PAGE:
Do Sunlight and Vitamin D Reduce the Likelihood of Colon Cancer? (2005)

Conclusion: This epidemiological study found that between 1959 and 1961, the American states that received the most average daily solar radiation (southern latitude states) had the lowest mortality rates for colon cancer and the northern latitude states had significantly higher colon cancer mortality rates.

 

Incidence of Juvenile-Onset Crohn’s Disease in Scotland: Association with Northern Latitude and Affluence (2004)

Conclusion: Children in Northern Scotland have been found to have higher incidences of Crohn’s disease compared to children in Southern Scotland.

 

Nutritional Rickets Among Children in the United States: Review of Cases Reported Between 1986 and 2003 (2004)

Conclusion: This meta-analysis of 22 studies on the prevalence of rickets in American children found that 83% of kids with rickets were black and over 90% were breastfed without any supplementary vitamin D source. People with darker skin types, especially those residing in more northern latitudes, are almost universally are found to have the lowest vitamin D levels and make up a disproportionately higher amount of vitamin D-deficiency diseases and symptoms due to their high melanin content acting as a natural sunscreen blocking the UVB necessary for vitamin D production.This analysis also found that most of the rickets cases were diagnosed in the winter and spring, when population vitamin D levels are the lowest. Five of the studies analyzed that reported cases of white children developing rickets were all from extreme northern states Washington, Minnesota, New York, Connecticut, and New Hampshire, where it is physically impossible for anyone to synthesize vitamin D from sunlight for roughly half of the entire year from autumn to spring.

 

A Systematic Review and Meta-Analysis of Northern Hemisphere Season of Birth Studies in Schizophrenia (2003)

Conclusion: Schizophrenics tend to be born more in winter and spring compared to other seasons, when vitamin D-creating UVB radiation is less available. They also tend to be born more in latitudes farther away from the equator, which get less UVB radiation.

 

Ecologic Analysis of Some Immune-Related Disorders, Including Type 1 Diabetes, In Australia: Latitude, Regional Ultraviolet Radiation, and Disease Prevalence (2003)

Conclusion: A positive correlation has been found between type 1 diabetes rates and latitude in Australia.

 

Vitamin D Deficiency and Bone Health in Healthy Adults in Finland: Could This Be a Concern in Other Parts of Europe? (2001)

Conclusion: The vitamin D levels of 328 middle-aged southern Finnish people were analyzed (202 women, 128 men) following the winter of 1998. Overall 86% of women and 56% of men were found to have insufficient levels, with 28% of women and 26% of men being severely deficient. Researchers concluded that this is primarily the result of Finland’s high 60 degree Northern latitude which provides inadequate sunlight for maintaining adequate vitamin D levels year-round or at all. The researchers also concluded that this is also a problem for all parts of Europe except southern Europe.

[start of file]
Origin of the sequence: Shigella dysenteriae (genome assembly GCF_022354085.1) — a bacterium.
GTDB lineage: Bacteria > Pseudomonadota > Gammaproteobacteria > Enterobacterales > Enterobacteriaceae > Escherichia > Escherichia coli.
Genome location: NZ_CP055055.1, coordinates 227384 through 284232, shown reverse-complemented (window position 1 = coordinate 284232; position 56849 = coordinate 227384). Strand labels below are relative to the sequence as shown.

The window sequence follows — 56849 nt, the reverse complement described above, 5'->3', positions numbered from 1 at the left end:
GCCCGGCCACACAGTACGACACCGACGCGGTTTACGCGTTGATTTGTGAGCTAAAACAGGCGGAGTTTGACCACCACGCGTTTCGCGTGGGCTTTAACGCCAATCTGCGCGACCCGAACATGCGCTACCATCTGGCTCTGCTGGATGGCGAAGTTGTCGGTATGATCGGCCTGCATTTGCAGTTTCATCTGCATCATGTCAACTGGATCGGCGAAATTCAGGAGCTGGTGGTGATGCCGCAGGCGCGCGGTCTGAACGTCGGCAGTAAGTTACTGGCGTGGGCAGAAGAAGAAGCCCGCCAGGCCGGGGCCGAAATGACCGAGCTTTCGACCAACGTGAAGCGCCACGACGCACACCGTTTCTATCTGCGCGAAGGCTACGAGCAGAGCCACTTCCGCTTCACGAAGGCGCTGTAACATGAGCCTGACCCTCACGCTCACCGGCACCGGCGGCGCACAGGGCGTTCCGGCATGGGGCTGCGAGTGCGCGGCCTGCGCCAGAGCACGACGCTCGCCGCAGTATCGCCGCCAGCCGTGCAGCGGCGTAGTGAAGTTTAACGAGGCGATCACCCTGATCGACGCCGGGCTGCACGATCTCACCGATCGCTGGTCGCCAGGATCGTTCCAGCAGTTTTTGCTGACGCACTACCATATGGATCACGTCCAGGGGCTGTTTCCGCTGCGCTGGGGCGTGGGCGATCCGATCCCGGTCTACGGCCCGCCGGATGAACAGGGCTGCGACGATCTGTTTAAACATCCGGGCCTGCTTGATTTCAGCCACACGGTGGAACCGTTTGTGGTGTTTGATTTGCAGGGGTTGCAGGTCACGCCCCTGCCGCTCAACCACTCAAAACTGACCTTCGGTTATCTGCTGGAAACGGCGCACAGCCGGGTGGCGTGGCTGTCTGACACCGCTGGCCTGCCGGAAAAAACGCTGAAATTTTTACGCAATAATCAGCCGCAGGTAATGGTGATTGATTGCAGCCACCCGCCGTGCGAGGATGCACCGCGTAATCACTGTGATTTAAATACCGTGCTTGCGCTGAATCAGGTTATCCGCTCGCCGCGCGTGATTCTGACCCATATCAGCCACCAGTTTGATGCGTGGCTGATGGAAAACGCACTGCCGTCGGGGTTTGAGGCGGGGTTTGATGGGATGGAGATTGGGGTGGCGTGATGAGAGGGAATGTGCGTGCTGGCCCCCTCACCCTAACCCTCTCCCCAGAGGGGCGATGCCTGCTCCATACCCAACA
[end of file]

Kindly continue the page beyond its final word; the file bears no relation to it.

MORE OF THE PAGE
Geographic Variation of MS Incidence in Two Prospective Studies of US Women (1999)

Conclusion: There are more incidences of multiple sclerosis in the northern regions of the United States that the southern regions, which are closer to the equator and enjoy more vitamin D-creating UVB solar radiation.

 

Prevalence of Vitamin D Insufficiency in an Adult Normal Population (1997)

Conclusion: This study analyzed the vitamin D levels of 1,569 adults in 20 different French cities. The northern populations had a much higher rate of vitamin D-deficiency than the southern populations.

 

Geographic Patterns of Prostate Cancer Mortality. Evidence for a Protective Effect of Ultraviolet Radiation (1992)

Conclusion: There are lower prostate cancer mortality rates in the southern regions of America compared to the northern regions due to the south receiving stronger sunlight with more vitamin D-producing UVB radiation.

 

Geographic Variation in Breast Cancer Mortality in the United States: A Hypothesis Involving Exposure to Solar Radiation (1990)

Conclusion: The U.S. breast cancer mortality rate is lower in the South and Southwest regions of America (which are closer to the equator and get more UVB) than it is in the Northeast (farther away from the equator, less UVB).

 

Sunlight and Breast Cancer Incidence in the USSR (1990)

Conclusion: “ The pattern of increased breast cancer incidence in regions of low solar radiation in the USSR is consistent with the geographical pattern seen for breast cancer mortality in the US and worldwide.”

 

Influence of Season and Latitude on the Cutaneous Synthesis of Vitamin D3: Exposure to Winter Sunlight in Boston and Edmonton Will Not Promote Vitamin D3 Synthesis in Human Skin (1988)

Conclusion: Due to the unavailability of UVB solar radiation in the high northern latitudes during winter, it is impossible for humans to synthesize their own vitamin D between November and February in Boston and between October and March in Edmonton, Alberta.

 

Also see studies on 

Seasonal Vitamin D Level Changes

Winter Sickness Rates